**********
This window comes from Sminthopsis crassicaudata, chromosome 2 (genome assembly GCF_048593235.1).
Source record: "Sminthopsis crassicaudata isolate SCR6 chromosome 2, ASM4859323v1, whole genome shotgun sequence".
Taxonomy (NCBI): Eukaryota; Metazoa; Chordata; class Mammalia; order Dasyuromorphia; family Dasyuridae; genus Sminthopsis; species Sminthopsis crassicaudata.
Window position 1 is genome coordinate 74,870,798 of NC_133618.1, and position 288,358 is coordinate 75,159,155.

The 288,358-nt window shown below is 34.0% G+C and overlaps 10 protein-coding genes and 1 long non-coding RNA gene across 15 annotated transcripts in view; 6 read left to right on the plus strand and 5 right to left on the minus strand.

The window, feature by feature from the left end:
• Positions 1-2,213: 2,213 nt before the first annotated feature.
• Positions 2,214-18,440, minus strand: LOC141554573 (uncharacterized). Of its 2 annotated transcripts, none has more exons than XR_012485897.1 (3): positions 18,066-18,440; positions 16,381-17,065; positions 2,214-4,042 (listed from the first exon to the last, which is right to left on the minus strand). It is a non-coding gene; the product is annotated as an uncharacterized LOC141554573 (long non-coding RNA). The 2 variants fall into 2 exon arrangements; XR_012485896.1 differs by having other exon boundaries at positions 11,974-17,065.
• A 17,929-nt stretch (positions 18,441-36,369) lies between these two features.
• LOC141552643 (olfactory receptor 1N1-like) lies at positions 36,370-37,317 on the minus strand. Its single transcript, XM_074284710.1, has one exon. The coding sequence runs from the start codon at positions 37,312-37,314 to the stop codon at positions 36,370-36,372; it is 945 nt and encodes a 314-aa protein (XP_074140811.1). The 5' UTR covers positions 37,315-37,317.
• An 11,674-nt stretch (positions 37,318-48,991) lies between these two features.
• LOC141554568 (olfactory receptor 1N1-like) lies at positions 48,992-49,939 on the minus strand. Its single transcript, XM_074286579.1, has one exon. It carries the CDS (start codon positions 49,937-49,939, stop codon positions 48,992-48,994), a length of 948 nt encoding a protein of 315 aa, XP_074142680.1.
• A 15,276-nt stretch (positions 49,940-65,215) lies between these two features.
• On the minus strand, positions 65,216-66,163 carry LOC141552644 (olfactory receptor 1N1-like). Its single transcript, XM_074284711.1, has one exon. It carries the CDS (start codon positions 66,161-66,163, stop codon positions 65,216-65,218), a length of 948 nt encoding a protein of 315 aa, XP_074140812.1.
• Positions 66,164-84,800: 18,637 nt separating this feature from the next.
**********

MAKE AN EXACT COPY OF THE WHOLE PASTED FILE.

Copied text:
This window comes from Sminthopsis crassicaudata, chromosome 2 (genome assembly GCF_048593235.1).
Source record: "Sminthopsis crassicaudata isolate SCR6 chromosome 2, ASM4859323v1, whole genome shotgun sequence".
Taxonomy (NCBI): Eukaryota; Metazoa; Chordata; class Mammalia; order Dasyuromorphia; family Dasyuridae; genus Sminthopsis; species Sminthopsis crassicaudata.
Window position 1 is genome coordinate 74,870,798 of NC_133618.1, and position 288,358 is coordinate 75,159,155.

The 288,358-nt window shown below is 34.0% G+C and overlaps 10 protein-coding genes and 1 long non-coding RNA gene across 15 annotated transcripts in view; 6 read left to right on the plus strand and 5 right to left on the minus strand.

The window, feature by feature from the left end:
• Positions 1-2,213: 2,213 nt before the first annotated feature.
• Positions 2,214-18,440, minus strand: LOC141554573 (uncharacterized). Of its 2 annotated transcripts, none has more exons than XR_012485897.1 (3): positions 18,066-18,440; positions 16,381-17,065; positions 2,214-4,042 (listed from the first exon to the last, which is right to left on the minus strand). It is a non-coding gene; the product is annotated as an uncharacterized LOC141554573 (long non-coding RNA). The 2 variants fall into 2 exon arrangements; XR_012485896.1 differs by having other exon boundaries at positions 11,974-17,065.
• A 17,929-nt stretch (positions 18,441-36,369) lies between these two features.
• LOC141552643 (olfactory receptor 1N1-like) lies at positions 36,370-37,317 on the minus strand. Its single transcript, XM_074284710.1, has one exon. The coding sequence runs from the start codon at positions 37,312-37,314 to the stop codon at positions 36,370-36,372; it is 945 nt and encodes a 314-aa protein (XP_074140811.1). The 5' UTR covers positions 37,315-37,317.
• An 11,674-nt stretch (positions 37,318-48,991) lies between these two features.
• LOC141554568 (olfactory receptor 1N1-like) lies at positions 48,992-49,939 on the minus strand. Its single transcript, XM_074286579.1, has one exon. It carries the CDS (start codon positions 49,937-49,939, stop codon positions 48,992-48,994), a length of 948 nt encoding a protein of 315 aa, XP_074142680.1.
• A 15,276-nt stretch (positions 49,940-65,215) lies between these two features.
• On the minus strand, positions 65,216-66,163 carry LOC141552644 (olfactory receptor 1N1-like). Its single transcript, XM_074284711.1, has one exon. It carries the CDS (start codon positions 66,161-66,163, stop codon positions 65,216-65,218), a length of 948 nt encoding a protein of 315 aa, XP_074140812.1.
• Positions 66,164-84,800: 18,637 nt separating this feature from the next.